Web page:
There was no home learning. There was definitely people working from home, and I’ll let her explain all this, but I, you know, she really talked a little bit about the, the culture here of it’s, it’s, It’s less individualistic, I would say. You know, it’s for the common good. So they were given freedom because they also made sensible decisions.
And I just wondered, you know, if we were given the same opportunity, would we have done the same aim in Australia? I don’t know. I don’t know. It’s interesting. Anyway, we talk about that a whole heap, so I’m not gonna go into that. I’m gonna share a few little things that I didn’t cover with her and also just my, just a few of my key observations since I’ve been here and, well, one of them, I did ask my community and stories about if they had any questions for Anna, and there was one that came up a few time about babies being left in the cold.
And I asked her about it, like, do you leave your babies outside in prams to kind of build up their immune system? And she said, oh no, we don’t do it to build up their immune system. We do it because sometimes it’s hard to fit the prams inside. And if we are having fika, which is like, you know, coffee and, and something sweet, we’ll just leave them outside in their, in the pram.
Or if they’re, if they’re asleep in the pram. And we don’t wanna move them to a cott. We’ll just leave them outside sleeping until they wake up like so. So you leave prams with babies in them outside cafes? Yeah. All right. That’s what we do. Good. So there’s that question answered. It’s not necessarily because they’re trying to, to build up their immunity or, or.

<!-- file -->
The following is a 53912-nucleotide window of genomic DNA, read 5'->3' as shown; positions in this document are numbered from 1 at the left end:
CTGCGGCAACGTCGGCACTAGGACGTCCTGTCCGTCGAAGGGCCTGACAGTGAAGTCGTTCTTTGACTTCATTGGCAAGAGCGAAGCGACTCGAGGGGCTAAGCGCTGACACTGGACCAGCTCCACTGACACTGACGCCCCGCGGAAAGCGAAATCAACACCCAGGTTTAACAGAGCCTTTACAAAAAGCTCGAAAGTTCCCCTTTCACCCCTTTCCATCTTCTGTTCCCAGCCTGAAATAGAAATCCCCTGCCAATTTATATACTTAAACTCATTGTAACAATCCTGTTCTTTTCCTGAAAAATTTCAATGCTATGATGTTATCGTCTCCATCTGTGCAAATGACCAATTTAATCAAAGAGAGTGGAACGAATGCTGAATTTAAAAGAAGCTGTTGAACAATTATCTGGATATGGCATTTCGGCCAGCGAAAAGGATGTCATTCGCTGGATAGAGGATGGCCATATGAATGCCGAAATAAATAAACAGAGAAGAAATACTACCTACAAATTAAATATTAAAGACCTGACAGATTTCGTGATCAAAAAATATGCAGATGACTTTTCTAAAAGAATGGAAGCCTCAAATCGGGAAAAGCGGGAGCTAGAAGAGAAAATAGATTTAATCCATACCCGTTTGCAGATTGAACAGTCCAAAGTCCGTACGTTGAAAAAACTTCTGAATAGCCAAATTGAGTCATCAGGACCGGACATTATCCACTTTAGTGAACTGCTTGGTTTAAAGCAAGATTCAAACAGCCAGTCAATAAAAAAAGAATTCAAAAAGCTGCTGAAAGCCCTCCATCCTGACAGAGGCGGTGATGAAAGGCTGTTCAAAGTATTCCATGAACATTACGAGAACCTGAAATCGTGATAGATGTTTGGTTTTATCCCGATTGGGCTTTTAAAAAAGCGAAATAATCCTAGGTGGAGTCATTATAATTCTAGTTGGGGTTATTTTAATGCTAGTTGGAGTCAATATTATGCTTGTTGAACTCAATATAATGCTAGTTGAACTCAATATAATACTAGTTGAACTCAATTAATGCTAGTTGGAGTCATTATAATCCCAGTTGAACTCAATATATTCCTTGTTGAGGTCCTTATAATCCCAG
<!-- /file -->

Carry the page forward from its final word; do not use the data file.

Yeah, resilience against the cold. They’re bundled up and they’re totally warm and cozy. It’s just sometimes annoying to move them. Loved it. Um, and, and we look, I mean, I, we rocked up. We were, we were staying in Lund and we went down and there were two, uh, museums in Malmo that we went and saw. One day, ’cause it was kind of a cooler day, it was a bit drizzly, so we had to do inside things and the museums.
I’m like, this is not, this is basically kid heaven. The, they set the whole things up for kids. It was, they had a lot, a lot of fun. Everything really interactive. It was brilliant. And this kind of goes to the, the kid-centric nature of Swedish society that I had no idea about when I was here, when I was younger, but I’m very aware of now.
But the thing I wanted to share about this museum experience was we, there was a, a cafe sort of area we were lining up to get in. Which was horrifying, Anna, because she’s literally never had to line up to go into these places. I’d just been at Universal Studios a week before. I was not worried about this little line.